Show of hands: How many people out there aren’t really baseball fans but are watching Pitch? There can’t be more than four or five of you, right? Still, we should pause to acknowledge that, to anyone who didn’t grow up steeped in America’s game, the logic behind “Beanball” must have seemed nuttier than Trump live-tweeting a midnight infomercial. The Padres spend most of episode 3 discussing when and how to hit someone with a baseball — casually discussing it, like they’re working out the logistics of a carnival dunk tank, rather than basically putting a hit on somebody.
For Ginny, this is where the hype and theorizing end and the business of how to incorporate a girl into a male sport on a day to day basis begins. The Padres are facing the Cardinals, who broke Tommy’s hand with an errant pitch in their last matchup. You remember Tommy: He’s the one who was born with a perma-sneer, who thinks he’s part of the Mets pitchers’ hairclub. To avenge this, the Padres want to throw at a Cards’ batter. But it’s Ginny’s day to pitch, which presents two problems: 1) As Lawson puts it, “A wiffleball would hurt more than any pitch you throw” and 2) Nobody wants to see the girl get hurt if the Cardinals retaliate when Ginny comes up to bat.
Ginny isn’t having any of it. We already know her first two catchphrase-commandments: I Just Wanna Be One Of The Guys and I’m A Ballplayer. Now we’re learning the third one: No Special Treatment. So Ginny goes out and throws at a Cardinal batter. Does the pitch come in at the pace of a Mama Rowengartner floater from Rookie of the Year? Yeah, pretty much. Does it earn Tommy’s respect? Definitely. So that’s good.
But just when Ginny thinks she’s earned a solid One of the Guys chip, she comes up to bat next inning, ready to take her return fire like a big girl — and the Cardinals pitcher throws around her, walking her. “Is he afraid to hurt me?” she says, aghast. “What’s a girl gotta do to get beaned?” She shoves the catcher, and a benches-clearing brawl ensues. (Sidenote: Three episodes in, the physical fighting is already getting old. If this was real life, half the league would be suspended right now.) The coaches get it; in maybe the funniest moment Pitch has staged yet, the Padres and Cardinals skippers grip each other’s forearms and sway in half-hearted combat. One of them mutters, “I’m too old for this crap.”
When the dust settles, Ginny and Tommy get tossed. They take a long walk of solidarity back to the clubhouse, respective curls silhouetted against center field. They’re friends now. She’s the Syndergaard to his DeGrom!
That settles Ginny’s quest to fit in for the moment. But the headline of this episode isn’t her guy trouble — it’s her boy trouble. In flashback, we encounter her ex: Trevor, an earnest catcher whom Ginny dated when they were both in the minors. I know what you’re thinking: Ginny Doesn’t Date Ballplayers. That’s catchphrase commandment number four! But back in the day, Trevor charmed her by doodling on her rosin bag and, more importantly, promising that he was quitting the game any minute. Next thing you know, they’re in love, and in a nice bit of gender-bending imagery, Ginny comes up behind Trevor at the driving range. She adjusts his swing. That’s right: Trevor is the Rene Russo in this relationship.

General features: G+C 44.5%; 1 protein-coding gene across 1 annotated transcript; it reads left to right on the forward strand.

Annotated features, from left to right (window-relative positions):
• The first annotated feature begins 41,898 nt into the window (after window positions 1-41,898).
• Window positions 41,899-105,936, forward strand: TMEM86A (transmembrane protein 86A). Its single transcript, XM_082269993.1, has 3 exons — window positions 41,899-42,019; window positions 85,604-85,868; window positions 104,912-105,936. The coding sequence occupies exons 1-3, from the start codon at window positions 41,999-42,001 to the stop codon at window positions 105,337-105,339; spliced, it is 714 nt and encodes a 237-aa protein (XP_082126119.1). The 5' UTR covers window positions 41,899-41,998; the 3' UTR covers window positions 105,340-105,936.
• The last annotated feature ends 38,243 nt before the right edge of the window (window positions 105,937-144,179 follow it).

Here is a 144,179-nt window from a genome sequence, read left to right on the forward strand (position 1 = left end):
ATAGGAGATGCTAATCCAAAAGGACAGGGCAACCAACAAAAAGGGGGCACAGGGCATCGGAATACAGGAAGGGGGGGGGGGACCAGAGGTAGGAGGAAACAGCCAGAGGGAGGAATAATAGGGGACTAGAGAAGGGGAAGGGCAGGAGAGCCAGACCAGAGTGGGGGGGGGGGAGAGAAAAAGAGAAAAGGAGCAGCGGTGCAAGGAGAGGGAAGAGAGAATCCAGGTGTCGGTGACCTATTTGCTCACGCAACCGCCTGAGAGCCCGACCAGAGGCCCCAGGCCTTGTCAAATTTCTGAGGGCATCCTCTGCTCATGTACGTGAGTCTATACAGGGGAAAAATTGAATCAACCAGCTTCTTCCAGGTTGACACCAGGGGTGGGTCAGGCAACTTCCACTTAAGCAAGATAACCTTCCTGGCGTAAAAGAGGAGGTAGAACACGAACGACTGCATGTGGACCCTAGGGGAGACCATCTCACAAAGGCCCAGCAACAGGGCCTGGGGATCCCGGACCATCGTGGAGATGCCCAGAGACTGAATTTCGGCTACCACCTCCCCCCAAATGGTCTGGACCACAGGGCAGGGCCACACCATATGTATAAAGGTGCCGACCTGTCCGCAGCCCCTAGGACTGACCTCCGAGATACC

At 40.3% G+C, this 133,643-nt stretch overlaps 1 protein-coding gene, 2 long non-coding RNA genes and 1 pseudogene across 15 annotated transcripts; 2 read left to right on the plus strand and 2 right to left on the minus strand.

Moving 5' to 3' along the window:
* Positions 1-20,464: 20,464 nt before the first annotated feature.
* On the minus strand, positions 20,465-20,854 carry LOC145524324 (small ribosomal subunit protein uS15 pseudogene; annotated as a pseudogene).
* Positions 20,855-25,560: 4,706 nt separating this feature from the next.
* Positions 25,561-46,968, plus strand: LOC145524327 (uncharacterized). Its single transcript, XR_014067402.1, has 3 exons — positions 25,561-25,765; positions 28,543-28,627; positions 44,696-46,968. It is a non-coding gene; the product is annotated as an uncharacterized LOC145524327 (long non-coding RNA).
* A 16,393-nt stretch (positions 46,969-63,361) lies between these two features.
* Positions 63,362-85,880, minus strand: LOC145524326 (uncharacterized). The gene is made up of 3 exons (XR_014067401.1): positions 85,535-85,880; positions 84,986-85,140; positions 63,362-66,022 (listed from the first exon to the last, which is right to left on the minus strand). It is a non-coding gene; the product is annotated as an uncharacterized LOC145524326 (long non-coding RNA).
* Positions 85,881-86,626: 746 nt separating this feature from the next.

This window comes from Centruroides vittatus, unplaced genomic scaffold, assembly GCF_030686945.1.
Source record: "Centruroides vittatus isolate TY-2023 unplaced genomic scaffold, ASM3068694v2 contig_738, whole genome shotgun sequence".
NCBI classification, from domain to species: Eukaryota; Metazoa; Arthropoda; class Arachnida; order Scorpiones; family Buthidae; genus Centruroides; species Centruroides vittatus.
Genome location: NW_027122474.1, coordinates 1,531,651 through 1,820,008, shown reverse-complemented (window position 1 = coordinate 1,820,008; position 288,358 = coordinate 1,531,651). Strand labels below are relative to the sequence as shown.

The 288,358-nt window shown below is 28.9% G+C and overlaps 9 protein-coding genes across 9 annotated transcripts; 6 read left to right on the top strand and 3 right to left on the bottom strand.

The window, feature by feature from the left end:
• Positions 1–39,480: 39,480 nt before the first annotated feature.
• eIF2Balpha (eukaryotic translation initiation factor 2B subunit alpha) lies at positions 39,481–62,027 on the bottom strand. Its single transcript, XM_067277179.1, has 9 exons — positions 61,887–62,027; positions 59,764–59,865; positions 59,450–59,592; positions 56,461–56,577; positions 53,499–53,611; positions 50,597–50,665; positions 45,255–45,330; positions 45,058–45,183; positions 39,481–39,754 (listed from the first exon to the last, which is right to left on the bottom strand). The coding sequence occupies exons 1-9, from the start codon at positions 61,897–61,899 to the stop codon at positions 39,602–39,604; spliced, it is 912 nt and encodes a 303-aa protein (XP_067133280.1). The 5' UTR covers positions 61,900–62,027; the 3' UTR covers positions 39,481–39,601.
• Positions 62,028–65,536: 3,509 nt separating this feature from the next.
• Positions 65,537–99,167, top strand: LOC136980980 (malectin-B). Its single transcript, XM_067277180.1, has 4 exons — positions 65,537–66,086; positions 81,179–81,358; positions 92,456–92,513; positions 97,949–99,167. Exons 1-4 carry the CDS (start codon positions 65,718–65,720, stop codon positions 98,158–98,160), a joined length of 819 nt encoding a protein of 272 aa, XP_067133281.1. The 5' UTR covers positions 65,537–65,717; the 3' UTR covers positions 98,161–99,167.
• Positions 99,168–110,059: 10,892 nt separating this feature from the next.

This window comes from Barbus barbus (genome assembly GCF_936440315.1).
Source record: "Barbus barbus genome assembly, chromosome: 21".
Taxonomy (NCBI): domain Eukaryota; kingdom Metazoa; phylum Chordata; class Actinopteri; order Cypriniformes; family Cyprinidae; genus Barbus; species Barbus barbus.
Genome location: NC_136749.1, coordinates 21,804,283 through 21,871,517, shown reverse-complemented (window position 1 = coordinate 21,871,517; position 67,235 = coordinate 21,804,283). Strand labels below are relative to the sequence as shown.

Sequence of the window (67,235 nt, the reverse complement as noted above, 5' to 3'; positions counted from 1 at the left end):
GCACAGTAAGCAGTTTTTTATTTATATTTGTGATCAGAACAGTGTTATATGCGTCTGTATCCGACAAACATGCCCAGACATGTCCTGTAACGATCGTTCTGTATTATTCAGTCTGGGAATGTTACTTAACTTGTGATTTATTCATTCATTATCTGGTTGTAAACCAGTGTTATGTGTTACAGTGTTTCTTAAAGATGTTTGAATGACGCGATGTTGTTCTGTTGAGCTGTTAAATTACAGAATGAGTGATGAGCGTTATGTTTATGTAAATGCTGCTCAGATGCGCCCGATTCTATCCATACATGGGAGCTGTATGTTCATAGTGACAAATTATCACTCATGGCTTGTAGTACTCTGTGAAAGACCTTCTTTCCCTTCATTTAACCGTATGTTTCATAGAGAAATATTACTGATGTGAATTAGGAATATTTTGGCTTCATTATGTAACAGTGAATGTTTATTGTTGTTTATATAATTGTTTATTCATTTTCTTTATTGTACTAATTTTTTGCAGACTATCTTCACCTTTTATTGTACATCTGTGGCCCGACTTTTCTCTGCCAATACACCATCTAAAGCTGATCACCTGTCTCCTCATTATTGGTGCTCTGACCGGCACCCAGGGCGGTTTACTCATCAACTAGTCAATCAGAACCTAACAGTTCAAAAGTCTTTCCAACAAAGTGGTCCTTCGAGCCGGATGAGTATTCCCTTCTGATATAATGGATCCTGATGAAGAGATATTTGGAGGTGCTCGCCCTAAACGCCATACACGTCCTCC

NEXT: Wind-up twist
Back to the present: When the pitcher won’t hit Ginny and she starts jawing about it, the Cardinals’ catcher lifts his mask and snaps at her to get back in the box. Guess who it is? Trevor. We’ve been Fogelmanned yet again!
As the episode winds down, we learn that having a physical fight on national television won’t be the low point for these two lovers today. Trevor has resurfaced with some oh-so-current bad news: His computer was hacked. Including his pictures. Except he says “pictures” with a whispered capital P, and you realize: Clearly, there were some nudie snaps of Gin in there.
This, I call B.S. on. Disclaimer: Anyone anywhere has the right to have pictures of whatever and have those pictures protected. Not trying to slut-shame. But having a bunch of topless shots hanging out willy-nilly in the cloud doesn’t fit with Ginny’s personality. She’s paranoid about slip-ups and impropriety. If we’ve learned anything so far, it’s that Ginny believes she has to be twice as on top of things as anyone else. So I don’t buy this development. It feels like Pitch trying to be like, “2016, amirite?”
“Hey, Eliot shaved!” I found myself thinking enthusiastically upon seeing him soul-patch-less in this episode. And that’s when I realized: Pitch really needs to figure out what to do with the rest of its ensemble.
Lawson is plenty interesting; the dynamic between him and Ginny is shaping up into a nice Liz Lemon/Jack Donaghy relationship. But the most fascinating thing about Amelia so far is… she’s slept with Lawson. (How great was it when she charged up to the dugout to talk to him, like a clueless mom mortifying her kid with an ill-timed Gatorade delivery?) Despite Mark Consuelos’ respectable handsome-guy tears, which made me think an emo fireman calendar would sell like hotcakes, Oscar’s divorce doesn’t feel compelling. Most of Blip’s lines concern his wife’s spending habits. Al has escaped termination, but… what do we do with him now? The answer better not be a romance with Wendie Malick’s owner character — at least not until they do something about that wig they gave her. It looks like it was just dragged off a shipwreck. And Eliot’s facial hair has grown and changed more than he has.
Pitch needs to find a reason to keep getting all these people together (a luxury suite does not constitute a reason). When it comes to character development, it’s time for a call to the bullpen.
Was anyone else rolling their eyes at the naked-pics story line? What do you make of Trevor? And which characters would you jettison to streamline the series?
Episode grade: B